African Swine Fever is one of the most devastating viral diseases of pigs. The disease is highly pathogenic, and the mortality rate is around 95-100%. African swine fever (ASF) virus was first deleted in East African countries in the 1900s and spread to European countries in the 1950s. The virus recently wreaked havoc in Asian countries, especially China, North Korea, Vietnam, and East Asian countries.
Economic Importance of African Swine Fever
China is one of the larger producers of pork in the world. More than half the swine population of the world is found in China. In the recent outbreaks in 2019, more than 225 million pigs died due to ASF virus infections. The outbreaks have profound economic implications for the swine production of the farmers and the pork industry. Almost 25% of the global pig population died or was culled during the outbreaks.
Causes of Swine Fever
African Swine Fever disease is caused by the ASF virus, a double-stranded DNA virus under the family Asfarviridae. The virus causes hemorrhagic enteritis and fever with high mortality rates in wild bores, domestic pigs, warthogs, bushpigs, and soft-coated ticks Ornithodoros. The soft ticks act as a reservoir of the virus. The virus replicates in the cytoplasm of infected cells. The ASFV is the only double-stranded DNA virus transmitted by the arthropod vectors.
How is African Swine Flu Spread?
The ASF virus is transmitted by direct or indirect contact with infected pigs. The pigs are highly social animals and stay close to one another. They are difficult to separate from each other. The virus spread through feces, body fluids, infected porks, and contaminated carcasses. The virus can survive in bone meal and ham stores at 4° C for over five months. The asymptomatic carrier animals may carry the virus in tissues and blood for an extended period.
The ASF virus is also transmitted by the soft tick Ornithodord porcinus. The virus does not produce any disease in ticks but carries the infection for more than a few years. The soft tick spreads the virus by sucking the blood of non-infected pigs.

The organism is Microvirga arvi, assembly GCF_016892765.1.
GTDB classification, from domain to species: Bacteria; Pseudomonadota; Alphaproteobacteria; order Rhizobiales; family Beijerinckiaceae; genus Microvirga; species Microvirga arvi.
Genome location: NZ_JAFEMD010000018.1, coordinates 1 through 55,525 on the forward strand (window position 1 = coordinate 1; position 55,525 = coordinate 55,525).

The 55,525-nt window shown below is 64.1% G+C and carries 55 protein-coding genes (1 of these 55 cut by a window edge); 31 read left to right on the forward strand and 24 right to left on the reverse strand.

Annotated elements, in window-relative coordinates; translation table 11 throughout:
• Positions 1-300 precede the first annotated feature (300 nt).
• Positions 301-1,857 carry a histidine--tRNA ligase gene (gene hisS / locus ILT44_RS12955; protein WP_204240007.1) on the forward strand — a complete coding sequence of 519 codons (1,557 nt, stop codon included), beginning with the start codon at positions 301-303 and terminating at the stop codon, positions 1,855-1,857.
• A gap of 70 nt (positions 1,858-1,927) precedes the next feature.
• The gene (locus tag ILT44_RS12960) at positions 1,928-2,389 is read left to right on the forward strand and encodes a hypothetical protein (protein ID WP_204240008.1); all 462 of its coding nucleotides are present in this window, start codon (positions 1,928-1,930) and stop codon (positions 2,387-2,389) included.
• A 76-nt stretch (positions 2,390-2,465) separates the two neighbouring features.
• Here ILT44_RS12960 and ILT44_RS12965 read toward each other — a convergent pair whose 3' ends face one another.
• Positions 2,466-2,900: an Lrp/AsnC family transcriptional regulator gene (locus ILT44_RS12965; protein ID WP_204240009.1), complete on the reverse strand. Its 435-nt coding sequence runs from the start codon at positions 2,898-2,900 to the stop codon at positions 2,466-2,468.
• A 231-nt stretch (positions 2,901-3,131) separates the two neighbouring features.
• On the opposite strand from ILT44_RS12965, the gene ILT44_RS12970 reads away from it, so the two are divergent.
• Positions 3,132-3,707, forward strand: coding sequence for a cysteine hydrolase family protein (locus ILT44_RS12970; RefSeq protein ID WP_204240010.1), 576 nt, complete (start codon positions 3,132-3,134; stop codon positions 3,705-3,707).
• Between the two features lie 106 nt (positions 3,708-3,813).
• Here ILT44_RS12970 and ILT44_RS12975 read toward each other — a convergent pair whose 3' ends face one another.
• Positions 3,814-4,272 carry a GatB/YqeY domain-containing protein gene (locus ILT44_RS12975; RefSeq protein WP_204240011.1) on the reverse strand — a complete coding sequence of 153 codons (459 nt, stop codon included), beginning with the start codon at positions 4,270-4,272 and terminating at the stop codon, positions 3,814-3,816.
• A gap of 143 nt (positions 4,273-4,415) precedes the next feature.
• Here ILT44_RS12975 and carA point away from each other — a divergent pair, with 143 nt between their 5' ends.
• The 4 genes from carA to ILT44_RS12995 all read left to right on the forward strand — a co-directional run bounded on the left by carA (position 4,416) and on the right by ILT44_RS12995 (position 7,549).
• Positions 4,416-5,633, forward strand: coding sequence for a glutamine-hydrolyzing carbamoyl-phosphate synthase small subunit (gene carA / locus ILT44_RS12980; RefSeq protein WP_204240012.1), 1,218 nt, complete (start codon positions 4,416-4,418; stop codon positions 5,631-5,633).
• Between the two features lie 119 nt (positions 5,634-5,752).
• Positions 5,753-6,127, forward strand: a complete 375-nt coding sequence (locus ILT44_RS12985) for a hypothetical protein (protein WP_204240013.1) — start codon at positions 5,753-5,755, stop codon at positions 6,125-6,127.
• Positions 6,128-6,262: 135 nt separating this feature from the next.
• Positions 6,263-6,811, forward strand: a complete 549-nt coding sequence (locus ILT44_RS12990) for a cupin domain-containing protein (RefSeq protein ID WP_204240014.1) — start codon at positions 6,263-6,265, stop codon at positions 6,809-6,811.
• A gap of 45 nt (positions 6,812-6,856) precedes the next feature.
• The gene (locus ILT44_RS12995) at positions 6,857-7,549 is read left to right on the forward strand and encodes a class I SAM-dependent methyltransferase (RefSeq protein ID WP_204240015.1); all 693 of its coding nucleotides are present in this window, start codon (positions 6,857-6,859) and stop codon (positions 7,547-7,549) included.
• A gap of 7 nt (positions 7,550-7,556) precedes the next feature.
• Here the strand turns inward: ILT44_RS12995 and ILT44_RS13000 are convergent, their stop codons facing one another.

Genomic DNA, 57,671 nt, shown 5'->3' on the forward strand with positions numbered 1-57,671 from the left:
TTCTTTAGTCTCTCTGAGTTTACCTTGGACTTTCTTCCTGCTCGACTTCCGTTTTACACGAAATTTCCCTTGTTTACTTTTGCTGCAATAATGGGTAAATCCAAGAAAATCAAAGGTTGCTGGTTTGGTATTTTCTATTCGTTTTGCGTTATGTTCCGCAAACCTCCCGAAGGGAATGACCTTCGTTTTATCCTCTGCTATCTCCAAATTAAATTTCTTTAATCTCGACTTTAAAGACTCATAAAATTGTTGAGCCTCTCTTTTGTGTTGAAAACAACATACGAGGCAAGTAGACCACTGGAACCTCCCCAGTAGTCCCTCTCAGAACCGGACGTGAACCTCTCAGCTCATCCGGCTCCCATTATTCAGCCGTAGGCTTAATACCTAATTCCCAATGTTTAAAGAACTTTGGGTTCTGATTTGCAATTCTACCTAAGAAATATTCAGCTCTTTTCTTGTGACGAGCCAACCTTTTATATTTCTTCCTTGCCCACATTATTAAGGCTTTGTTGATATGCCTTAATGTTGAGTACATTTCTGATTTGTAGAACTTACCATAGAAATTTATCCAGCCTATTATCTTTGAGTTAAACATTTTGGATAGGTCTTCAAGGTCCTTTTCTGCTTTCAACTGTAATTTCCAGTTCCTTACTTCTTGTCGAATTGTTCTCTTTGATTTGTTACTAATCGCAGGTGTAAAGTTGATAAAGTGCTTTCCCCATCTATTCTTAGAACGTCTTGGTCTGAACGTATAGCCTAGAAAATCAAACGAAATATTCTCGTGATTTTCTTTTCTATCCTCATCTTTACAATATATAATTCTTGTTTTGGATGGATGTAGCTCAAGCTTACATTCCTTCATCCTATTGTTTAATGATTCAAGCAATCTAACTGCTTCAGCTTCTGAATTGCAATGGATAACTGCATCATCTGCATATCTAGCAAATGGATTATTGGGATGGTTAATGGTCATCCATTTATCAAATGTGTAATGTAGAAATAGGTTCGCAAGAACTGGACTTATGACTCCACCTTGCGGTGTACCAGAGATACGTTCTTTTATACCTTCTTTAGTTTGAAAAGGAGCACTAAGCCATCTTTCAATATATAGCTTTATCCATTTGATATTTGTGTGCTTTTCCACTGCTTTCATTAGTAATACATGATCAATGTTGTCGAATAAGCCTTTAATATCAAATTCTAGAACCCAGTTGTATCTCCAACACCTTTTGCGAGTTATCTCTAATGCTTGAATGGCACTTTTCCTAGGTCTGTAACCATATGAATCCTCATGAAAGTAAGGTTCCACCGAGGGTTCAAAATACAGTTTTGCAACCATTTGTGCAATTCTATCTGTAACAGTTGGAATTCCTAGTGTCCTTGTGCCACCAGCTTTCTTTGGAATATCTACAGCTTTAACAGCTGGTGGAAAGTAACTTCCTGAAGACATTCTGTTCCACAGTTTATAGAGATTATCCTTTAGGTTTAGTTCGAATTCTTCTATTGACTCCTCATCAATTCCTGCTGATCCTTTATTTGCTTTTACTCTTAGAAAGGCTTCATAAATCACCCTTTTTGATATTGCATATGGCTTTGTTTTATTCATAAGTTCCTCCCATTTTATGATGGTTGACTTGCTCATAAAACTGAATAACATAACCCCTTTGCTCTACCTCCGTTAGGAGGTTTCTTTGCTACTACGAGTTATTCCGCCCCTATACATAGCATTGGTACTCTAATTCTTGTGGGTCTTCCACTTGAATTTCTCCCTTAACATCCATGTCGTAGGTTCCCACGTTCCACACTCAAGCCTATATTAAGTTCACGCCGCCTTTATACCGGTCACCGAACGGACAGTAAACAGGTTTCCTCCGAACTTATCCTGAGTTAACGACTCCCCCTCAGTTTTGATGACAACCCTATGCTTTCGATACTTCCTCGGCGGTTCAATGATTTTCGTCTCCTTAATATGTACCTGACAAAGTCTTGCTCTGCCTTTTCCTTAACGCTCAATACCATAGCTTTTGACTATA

Clinical Signs of ASF Infection
The clinical signs and symptoms vary with the virus strain’s virulence and the animal’s immune status. The disease may be acute or chronic based on the signs and symptoms of the disease. The highly virulent strain is highly pathogenic, mortality is 95-100%, and clinical signs are:
- High fever (103-104° F).
- Loss of appetite.
- The bleeding causes the blackening of the skin.
- Abnormal breathing.
- Spontaneous abortion in pregnant animals.
Less virulent strain causes chronic disease, the mortality rate is 35-40%, and the clinical signs are:
- Reduced growth.
- Inflammation of the skin.
- Skin lesions.
- Secondary bacterial infection.
- Swollen joints.
- The wild bores are symptomatic carriers of the virus.
Diagnosis of African Swine Fever
The disease can be diagnosed in the following ways:
- Clinical history of incidence of the disease.
- Specific clinical signs and symptoms.
- Rapid blood test.
- Real-Time PCR.
Treatment of Swine Fever
There is no effective preventive treatment available for this viral disease. The mortality rate is exceptionally high in acute cases, and most animals die before showing clinical signs. The chronic case of the disease may be given palliative treatment.
- Antibiotics to prevent secondary bacterial infection.
- Vitamin and mineral supplements improve the nutritional status of animals.
- Supplement to improve the appetite of pigs.
Prevention of African Swine Fever
There is no commercial vaccine available against the ASF virus. The virus was identified more than 100 years ago, but still, there is no vaccine.
- The African Swine Fever virus incubation is 4-18 days, and infected animals shed the virus through feces for up to 70 days.
- The infected animals should be slaughtered or culled.
- The researchers of USDA developed an experimental vaccine that was found to be 100% effective against ASFV.
Doses African Swine Fever Dangerous to Human
ASF virus does not transmit to humans from pigs. There is no evidence found to affect the virus from swine to man by direct or indirect contact, eating pork, or pork products. The virus multiplies in the monocytes and macrophages of pigs. There are specific receptors for the virus in a pig’s body that is absent in human cells.
Final Talk on African Swine Fever
Pigs are the primary source of household income in many countries. The ASFV has a devastating effect on family-run pig farms by death and aggressive culling of infected pigs. Pork meat is one of the primary protein sources in the human diet and accounts for more than 35% worldwide. The disease significantly reduced the pig population and greatly affected the economy.